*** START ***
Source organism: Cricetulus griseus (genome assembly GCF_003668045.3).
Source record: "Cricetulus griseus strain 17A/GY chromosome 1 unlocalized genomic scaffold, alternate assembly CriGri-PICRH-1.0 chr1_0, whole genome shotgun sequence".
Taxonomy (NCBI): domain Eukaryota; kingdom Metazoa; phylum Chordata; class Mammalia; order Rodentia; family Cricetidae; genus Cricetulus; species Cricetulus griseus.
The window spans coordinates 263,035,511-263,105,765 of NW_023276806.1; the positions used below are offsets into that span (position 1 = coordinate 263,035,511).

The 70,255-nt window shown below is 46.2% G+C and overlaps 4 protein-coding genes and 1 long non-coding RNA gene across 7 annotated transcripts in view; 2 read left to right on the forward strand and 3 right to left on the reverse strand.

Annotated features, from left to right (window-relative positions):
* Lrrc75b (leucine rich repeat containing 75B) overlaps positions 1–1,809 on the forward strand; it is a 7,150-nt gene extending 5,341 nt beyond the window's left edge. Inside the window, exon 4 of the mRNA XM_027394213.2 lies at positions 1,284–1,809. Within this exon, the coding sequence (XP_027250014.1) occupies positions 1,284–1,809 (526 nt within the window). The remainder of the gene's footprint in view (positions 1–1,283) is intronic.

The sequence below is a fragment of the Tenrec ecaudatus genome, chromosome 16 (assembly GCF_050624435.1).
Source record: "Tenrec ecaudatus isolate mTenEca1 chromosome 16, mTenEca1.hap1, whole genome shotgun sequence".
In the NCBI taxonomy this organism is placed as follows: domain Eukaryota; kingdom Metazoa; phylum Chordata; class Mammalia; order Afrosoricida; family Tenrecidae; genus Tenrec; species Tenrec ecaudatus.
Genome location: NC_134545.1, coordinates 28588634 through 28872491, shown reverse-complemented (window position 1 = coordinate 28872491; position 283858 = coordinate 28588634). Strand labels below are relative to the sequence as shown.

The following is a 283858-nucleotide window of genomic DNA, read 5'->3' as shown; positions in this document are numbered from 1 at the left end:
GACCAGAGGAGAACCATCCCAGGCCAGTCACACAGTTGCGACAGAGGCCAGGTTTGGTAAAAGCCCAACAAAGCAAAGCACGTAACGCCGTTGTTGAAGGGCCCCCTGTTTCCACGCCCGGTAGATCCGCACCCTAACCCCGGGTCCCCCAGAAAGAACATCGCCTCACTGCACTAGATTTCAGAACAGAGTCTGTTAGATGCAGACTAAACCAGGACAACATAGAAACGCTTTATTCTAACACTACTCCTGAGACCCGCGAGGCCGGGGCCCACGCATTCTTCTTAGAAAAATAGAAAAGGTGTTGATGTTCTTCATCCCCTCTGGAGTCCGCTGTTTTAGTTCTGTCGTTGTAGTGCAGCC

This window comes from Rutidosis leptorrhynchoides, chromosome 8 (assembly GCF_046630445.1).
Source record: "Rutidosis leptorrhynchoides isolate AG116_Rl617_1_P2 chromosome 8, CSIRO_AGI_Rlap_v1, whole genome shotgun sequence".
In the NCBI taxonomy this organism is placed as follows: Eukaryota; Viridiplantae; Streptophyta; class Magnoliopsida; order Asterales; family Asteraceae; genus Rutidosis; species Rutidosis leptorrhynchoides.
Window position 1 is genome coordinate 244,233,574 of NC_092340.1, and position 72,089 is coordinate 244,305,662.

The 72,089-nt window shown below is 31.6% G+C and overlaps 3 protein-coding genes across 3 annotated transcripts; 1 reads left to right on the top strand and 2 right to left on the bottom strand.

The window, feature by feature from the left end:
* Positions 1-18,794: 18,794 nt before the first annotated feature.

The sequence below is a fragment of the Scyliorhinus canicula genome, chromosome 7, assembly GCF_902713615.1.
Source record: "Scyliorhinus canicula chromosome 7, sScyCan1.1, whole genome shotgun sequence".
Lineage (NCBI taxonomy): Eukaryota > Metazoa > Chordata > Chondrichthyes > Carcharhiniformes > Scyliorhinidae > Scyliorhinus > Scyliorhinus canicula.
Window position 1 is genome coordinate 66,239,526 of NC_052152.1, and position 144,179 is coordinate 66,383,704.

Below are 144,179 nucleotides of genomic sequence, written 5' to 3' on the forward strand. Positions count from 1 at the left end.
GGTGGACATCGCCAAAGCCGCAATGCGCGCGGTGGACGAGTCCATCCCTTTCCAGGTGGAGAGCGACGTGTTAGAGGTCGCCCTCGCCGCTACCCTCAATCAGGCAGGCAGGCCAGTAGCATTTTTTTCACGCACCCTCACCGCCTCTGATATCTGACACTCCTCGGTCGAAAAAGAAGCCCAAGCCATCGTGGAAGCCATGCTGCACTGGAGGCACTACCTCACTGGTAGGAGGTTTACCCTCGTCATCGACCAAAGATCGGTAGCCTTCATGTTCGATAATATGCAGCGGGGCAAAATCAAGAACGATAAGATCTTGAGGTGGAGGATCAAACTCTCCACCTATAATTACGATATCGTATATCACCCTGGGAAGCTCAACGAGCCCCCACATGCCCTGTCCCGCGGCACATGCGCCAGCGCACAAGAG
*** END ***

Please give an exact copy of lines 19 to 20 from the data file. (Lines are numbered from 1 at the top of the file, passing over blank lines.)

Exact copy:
The window, feature by feature from the left end:
* Positions 1-18,794: 18,794 nt before the first annotated feature.